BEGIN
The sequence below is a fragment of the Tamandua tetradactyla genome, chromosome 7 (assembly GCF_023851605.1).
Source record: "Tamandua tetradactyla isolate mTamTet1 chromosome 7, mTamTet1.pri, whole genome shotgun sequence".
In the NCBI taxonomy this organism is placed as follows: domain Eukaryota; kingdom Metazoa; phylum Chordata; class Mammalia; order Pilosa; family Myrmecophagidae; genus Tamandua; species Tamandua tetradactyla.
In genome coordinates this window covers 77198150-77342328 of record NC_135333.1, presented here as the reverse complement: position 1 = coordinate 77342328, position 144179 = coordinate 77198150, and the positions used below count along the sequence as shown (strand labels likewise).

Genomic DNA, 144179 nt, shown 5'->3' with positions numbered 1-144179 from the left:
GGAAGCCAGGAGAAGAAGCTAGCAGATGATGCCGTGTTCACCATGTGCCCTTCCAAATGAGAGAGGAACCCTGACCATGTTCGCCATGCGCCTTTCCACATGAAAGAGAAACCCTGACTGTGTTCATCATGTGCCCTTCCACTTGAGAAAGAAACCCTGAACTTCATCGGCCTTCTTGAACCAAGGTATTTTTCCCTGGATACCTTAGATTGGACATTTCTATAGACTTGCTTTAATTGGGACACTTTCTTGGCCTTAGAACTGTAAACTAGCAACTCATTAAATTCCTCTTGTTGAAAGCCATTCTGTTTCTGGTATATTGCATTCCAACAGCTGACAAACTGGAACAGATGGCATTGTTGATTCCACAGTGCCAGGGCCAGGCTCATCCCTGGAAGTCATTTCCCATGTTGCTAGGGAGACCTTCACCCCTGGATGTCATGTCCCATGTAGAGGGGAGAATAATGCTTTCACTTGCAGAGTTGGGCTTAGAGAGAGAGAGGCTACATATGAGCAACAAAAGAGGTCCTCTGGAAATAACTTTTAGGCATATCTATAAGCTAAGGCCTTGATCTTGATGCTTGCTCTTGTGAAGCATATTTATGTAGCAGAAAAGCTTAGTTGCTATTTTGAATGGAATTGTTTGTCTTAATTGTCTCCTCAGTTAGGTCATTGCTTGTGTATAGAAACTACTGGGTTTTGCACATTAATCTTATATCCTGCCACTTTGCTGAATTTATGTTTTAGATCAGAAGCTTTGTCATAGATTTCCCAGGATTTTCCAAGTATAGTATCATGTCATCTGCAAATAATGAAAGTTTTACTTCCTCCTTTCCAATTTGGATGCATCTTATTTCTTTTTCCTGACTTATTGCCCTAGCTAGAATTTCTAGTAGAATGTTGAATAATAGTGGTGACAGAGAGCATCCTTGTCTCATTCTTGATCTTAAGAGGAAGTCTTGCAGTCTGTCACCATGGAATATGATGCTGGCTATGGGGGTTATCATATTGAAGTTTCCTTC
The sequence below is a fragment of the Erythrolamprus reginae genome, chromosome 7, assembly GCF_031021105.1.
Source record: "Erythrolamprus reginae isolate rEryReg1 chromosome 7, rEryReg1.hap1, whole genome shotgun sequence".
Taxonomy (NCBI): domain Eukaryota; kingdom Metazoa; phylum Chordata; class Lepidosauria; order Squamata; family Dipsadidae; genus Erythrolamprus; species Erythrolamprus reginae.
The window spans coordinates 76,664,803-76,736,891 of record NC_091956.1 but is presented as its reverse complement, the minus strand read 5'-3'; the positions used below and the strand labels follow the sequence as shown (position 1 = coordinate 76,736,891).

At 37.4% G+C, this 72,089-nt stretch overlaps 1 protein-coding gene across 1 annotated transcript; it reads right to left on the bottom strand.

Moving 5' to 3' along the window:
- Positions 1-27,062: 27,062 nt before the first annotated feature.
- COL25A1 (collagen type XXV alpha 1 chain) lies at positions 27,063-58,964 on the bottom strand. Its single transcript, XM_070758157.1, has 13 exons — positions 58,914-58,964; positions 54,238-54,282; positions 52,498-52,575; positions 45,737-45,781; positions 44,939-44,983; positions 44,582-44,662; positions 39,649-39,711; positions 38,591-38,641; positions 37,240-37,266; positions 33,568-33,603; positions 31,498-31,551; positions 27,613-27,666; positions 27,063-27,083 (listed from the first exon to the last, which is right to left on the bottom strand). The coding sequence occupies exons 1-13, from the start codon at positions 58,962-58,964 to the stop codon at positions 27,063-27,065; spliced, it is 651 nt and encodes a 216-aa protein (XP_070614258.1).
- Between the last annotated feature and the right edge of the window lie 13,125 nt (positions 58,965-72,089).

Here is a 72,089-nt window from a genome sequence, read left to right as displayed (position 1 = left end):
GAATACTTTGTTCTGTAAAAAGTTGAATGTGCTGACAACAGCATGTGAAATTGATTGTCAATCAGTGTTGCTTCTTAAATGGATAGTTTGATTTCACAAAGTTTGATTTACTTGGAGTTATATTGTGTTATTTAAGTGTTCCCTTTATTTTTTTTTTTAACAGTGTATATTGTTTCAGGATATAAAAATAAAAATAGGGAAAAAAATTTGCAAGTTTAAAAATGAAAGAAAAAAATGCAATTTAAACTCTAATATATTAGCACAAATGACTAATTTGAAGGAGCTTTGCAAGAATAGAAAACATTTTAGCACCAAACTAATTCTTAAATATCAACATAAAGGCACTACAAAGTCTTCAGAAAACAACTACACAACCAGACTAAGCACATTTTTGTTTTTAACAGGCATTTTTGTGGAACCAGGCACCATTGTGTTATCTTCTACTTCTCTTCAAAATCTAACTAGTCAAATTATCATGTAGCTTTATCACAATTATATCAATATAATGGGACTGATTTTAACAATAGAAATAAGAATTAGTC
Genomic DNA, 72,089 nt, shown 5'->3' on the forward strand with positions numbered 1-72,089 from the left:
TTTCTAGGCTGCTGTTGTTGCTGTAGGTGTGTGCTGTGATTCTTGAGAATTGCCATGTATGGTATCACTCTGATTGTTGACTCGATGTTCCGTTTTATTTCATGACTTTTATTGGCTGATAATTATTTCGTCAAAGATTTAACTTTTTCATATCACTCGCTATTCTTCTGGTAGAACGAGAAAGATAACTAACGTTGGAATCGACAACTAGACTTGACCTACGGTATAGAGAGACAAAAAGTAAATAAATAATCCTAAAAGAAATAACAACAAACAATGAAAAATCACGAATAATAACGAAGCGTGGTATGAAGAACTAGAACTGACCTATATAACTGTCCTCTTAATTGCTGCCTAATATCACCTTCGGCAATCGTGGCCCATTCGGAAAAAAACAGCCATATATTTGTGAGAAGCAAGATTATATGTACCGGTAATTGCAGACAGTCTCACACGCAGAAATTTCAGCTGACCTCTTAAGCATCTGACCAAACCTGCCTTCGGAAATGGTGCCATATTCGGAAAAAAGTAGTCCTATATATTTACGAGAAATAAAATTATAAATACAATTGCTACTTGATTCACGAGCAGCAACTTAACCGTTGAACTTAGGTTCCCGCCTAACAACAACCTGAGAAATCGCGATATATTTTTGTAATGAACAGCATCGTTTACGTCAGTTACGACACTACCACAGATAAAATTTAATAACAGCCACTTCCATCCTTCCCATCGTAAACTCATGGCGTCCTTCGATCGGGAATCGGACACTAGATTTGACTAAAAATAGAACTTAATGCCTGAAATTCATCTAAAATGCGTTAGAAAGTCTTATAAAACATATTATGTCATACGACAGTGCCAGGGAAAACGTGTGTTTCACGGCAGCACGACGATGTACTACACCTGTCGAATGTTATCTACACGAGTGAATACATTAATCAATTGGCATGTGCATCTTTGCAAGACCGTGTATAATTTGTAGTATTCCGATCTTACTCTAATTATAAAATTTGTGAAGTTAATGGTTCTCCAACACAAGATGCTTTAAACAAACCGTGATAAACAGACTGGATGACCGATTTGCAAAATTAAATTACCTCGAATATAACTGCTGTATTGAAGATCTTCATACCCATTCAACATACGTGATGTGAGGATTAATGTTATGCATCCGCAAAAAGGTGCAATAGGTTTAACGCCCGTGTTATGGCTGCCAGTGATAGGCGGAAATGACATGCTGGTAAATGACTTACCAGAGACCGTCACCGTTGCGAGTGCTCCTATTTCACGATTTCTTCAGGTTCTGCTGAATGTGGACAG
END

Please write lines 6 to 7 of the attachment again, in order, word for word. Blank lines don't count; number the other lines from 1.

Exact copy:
GGAAGCCAGGAGAAGAAGCTAGCAGATGATGCCGTGTTCACCATGTGCCCTTCCAAATGAGAGAGGAACCCTGACCATGTTCGCCATGCGCCTTTCCACATGAAAGAGAAACCCTGACTGTGTTCATCATGTGCCCTTCCACTTGAGAAAGAAACCCTGAACTTCATCGGCCTTCTTGAACCAAGGTATTTTTCCCTGGATACCTTAGATTGGACATTTCTATAGACTTGCTTTAATTGGGACACTTTCTTGGCCTTAGAACTGTAAACTAGCAACTCATTAAATTCCTCTTGTTGAAAGCCATTCTGTTTCTGGTATATTGCATTCCAACAGCTGACAAACTGGAACAGATGGCATTGTTGATTCCACAGTGCCAGGGCCAGGCTCATCCCTGGAAGTCATTTCCCATGTTGCTAGGGAGACCTTCACCCCTGGATGTCATGTCCCATGTAGAGGGGAGAATAATGCTTTCACTTGCAGAGTTGGGCTTAGAGAGAGAGAGGCTACATATGAGCAACAAAAGAGGTCCTCTGGAAATAACTTTTAGGCATATCTATAAGCTAAGGCCTTGATCTTGATGCTTGCTCTTGTGAAGCATATTTATGTAGCAGAAAAGCTTAGTTGCTATTTTGAATGGAATTGTTTGTCTTAATTGTCTCCTCAGTTAGGTCATTGCTTGTGTATAGAAACTACTGGGTTTTGCACATTAATCTTATATCCTGCCACTTTGCTGAATTTATGTTTTAGATCAGAAGCTTTGTCATAGATTTCCCAGGATTTTCCAAGTATAGTATCATGTCATCTGCAAATAATGAAAGTTTTACTTCCTCCTTTCCAATTTGGATGCATCTTATTTCTTTTTCCTGACTTATTGCCCTAGCTAGAATTTCTAGTAGAATGTTGAATAATAGTGGTGACAGAGAGCATCCTTGTCTCATTCTTGATCTTAAGAGGAAGTCTTGCAGTCTGTCACCATGGAATATGATGCTGGCTATGGGGGTTATCATATTGAAGTTTCCTTC
The sequence below is a fragment of the Erythrolamprus reginae genome, chromosome 7, assembly GCF_031021105.1.